VIOLATION of human rights is continuing in Vietnam despite recent reforms to the judicial process, a report released by Amnesty International claimed this week.
Amnesty's 70-page report comes as the British government attempts to persuade Vietnam to allow the resumption of the forced repatriation of boat people from Hong Kong. Francis Maude, minister of state at the Foreign Office, has been in Hanoi this week for talks with Vietnamese officials, offering to break the international embargo on aid to Vietnam in exchange for allowing the return of the refugees.
All cases of prisoners detained in Vietnam for "crimes against national security" must be reviewed as a matter of urgency, Amnesty believes. And the organisation calls on the Vietnamese authorities to release all prisoners of conscience unconditionally.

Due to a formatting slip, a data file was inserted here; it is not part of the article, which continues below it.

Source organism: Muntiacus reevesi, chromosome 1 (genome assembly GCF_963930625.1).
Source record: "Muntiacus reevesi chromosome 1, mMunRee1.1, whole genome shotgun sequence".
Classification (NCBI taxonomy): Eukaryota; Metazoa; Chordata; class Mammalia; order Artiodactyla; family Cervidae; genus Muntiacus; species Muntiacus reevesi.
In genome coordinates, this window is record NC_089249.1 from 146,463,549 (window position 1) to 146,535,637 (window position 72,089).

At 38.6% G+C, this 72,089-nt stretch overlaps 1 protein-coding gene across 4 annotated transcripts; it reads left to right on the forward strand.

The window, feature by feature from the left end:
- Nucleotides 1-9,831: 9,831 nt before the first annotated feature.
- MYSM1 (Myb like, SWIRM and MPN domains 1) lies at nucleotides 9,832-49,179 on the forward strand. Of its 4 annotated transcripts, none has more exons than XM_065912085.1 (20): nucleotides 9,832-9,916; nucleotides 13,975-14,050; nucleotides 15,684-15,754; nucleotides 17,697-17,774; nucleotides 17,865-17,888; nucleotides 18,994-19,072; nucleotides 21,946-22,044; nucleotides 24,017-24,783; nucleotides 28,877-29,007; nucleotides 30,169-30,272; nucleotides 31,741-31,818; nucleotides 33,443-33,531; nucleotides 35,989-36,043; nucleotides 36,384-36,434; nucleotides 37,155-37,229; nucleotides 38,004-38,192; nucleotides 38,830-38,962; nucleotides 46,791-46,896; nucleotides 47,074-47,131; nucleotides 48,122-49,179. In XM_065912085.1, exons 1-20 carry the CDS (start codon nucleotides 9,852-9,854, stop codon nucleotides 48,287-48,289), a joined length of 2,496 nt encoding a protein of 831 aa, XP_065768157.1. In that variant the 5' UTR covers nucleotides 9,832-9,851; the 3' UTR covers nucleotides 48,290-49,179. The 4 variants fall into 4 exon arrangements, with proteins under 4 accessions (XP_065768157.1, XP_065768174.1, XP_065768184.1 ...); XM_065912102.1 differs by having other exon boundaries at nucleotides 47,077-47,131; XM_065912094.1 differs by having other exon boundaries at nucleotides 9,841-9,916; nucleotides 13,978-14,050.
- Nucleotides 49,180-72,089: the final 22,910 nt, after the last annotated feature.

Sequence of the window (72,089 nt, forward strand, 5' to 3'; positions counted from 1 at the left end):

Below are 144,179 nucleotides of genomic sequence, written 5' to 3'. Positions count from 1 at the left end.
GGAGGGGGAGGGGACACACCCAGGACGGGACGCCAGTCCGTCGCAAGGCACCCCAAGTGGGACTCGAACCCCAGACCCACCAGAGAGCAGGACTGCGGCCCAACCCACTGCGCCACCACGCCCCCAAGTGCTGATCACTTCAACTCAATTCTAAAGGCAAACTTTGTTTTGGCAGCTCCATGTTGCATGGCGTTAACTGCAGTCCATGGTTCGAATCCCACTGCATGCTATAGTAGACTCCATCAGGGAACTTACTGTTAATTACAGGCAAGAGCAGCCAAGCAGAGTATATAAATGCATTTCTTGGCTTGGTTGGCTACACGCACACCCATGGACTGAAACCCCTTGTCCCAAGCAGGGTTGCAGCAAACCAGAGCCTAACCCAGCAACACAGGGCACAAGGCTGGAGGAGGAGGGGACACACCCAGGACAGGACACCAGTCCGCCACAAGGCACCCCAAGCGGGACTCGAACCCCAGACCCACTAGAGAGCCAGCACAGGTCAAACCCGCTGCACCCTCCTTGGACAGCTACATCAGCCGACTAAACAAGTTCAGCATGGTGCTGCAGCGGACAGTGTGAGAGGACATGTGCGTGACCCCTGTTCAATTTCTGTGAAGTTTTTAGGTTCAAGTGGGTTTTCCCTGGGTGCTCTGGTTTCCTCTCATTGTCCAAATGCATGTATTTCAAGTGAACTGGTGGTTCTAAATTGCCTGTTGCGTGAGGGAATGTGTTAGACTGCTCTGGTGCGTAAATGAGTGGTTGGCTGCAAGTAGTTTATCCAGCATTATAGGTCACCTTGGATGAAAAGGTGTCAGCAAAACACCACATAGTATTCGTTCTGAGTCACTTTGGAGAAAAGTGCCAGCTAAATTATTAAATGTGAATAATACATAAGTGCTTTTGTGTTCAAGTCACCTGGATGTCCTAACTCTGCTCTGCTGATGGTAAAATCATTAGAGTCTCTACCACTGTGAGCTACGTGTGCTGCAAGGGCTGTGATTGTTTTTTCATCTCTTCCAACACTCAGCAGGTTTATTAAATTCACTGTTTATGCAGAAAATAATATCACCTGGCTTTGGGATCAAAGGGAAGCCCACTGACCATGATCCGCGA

Amnesty claims that thousands are still being held in "re-education" camps in Vietnam for criminal offences that have never been brought to trial. Its report states that Vietnam itself admits to the continued imprisonment of 130 former government and military personnel held since the end of the war in 1975.
The report also highlights the case of 23 Catholics tried at the People's Court in Ho Chi Minh City in October 1987 on charges of "propaganda against the socialist system, disturbance of public security and terrorism". All were convicted, receiving long jail sentences, after a campaign in the official media had spoken of the "undeniable evidence" against them.